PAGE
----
Until recently, this localized violence was largely ignored, scholars focusing instead on large-scale operations of the war—the decisions and actions of generals and presidents. But as Daniel Sutherland reminds us, the impact of battles and elections cannot be properly understood without an examination of the struggle for survival on the home front, of lives lived in the atmosphere created by war. Sutherland gathers eleven essays by such noted Civil War scholars as Michael Fellman, Donald Frazier, Noel Fisher, and B. F. Cooling, each one exploring the Confederacy’s internal war in a different state. All help to broaden our view of the complexity of war and to provide us with a clear picture of war’s consequences, its impact on communities, homes, and families.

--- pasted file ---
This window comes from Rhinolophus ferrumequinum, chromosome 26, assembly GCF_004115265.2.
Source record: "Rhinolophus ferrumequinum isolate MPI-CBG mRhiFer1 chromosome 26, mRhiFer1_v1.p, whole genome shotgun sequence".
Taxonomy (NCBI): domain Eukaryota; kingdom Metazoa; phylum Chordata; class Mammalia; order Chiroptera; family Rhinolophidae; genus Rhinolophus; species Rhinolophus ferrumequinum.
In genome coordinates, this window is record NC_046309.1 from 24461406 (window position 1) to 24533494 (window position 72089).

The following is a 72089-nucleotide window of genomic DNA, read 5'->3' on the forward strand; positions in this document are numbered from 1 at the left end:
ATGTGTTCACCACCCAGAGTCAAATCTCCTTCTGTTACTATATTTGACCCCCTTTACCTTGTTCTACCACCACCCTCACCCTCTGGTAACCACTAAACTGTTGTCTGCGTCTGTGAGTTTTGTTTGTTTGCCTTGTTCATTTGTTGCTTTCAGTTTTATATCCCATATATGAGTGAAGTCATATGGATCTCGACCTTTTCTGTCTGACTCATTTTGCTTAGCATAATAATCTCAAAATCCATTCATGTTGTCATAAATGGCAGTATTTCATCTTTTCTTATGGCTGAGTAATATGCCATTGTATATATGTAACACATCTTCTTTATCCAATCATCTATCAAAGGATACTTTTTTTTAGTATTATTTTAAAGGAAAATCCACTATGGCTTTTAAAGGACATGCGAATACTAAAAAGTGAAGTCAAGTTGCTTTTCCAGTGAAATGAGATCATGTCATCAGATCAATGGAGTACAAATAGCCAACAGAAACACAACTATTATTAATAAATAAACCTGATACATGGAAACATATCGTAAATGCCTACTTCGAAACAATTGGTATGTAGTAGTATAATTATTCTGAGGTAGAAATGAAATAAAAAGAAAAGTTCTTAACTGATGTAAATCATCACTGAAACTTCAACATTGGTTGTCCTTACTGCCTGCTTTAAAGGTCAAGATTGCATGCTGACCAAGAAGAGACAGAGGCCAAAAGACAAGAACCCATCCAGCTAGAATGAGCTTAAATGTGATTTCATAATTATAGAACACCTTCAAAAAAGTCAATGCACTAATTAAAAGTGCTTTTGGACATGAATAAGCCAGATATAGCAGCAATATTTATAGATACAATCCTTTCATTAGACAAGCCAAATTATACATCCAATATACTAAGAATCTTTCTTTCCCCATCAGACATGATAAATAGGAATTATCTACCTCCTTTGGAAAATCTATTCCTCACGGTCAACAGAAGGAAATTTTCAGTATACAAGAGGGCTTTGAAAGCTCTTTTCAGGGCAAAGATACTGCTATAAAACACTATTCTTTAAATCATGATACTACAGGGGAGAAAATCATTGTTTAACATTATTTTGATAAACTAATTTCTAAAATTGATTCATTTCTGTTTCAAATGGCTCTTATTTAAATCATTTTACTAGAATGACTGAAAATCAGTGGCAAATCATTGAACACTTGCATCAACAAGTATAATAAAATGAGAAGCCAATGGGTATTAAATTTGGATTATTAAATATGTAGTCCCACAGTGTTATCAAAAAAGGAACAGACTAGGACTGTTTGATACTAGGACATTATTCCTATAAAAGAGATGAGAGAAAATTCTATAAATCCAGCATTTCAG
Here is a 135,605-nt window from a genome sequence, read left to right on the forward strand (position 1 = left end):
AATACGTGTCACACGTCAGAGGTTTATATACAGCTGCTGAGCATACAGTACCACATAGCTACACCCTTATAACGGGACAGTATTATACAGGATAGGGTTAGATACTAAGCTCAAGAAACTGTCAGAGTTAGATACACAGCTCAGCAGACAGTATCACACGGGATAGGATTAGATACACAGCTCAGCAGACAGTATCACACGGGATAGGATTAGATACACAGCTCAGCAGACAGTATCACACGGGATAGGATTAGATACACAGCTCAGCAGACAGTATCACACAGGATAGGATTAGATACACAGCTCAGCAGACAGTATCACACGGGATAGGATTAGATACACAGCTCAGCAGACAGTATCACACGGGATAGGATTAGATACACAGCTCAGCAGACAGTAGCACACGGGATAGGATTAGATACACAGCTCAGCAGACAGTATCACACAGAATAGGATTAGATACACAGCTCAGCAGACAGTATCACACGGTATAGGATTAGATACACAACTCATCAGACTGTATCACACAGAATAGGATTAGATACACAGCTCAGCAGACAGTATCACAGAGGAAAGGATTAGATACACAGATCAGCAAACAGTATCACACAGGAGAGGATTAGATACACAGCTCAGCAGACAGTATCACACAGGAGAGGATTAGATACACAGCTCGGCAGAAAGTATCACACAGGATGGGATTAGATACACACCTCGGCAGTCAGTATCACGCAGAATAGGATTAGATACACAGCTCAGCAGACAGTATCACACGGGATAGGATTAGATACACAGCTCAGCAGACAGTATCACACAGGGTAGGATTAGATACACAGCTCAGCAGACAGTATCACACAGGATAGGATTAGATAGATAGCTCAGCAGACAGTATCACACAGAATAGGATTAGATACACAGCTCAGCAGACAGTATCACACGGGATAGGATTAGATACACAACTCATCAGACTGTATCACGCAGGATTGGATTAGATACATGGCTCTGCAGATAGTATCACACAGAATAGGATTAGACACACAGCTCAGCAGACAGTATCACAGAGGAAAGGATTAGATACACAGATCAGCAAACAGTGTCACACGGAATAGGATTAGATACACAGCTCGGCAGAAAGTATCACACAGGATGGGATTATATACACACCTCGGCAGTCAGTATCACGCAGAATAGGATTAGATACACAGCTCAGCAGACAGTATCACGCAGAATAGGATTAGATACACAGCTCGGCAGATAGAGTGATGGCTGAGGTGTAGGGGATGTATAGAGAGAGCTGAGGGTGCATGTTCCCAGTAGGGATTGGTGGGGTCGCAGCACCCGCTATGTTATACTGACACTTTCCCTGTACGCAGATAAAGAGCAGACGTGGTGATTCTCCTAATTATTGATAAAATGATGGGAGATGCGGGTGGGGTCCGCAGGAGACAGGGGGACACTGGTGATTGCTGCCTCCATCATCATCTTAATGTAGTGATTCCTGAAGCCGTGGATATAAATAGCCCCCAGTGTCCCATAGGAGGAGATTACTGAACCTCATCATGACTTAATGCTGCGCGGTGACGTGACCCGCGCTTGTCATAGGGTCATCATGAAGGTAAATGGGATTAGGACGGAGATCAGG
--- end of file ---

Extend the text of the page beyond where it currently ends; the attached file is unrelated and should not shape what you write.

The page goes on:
This strong collection of essays delves deeply into what Daniel Sutherland calls “the desperate side of war,” enriching our understanding of a turbulent and divisive period in American history.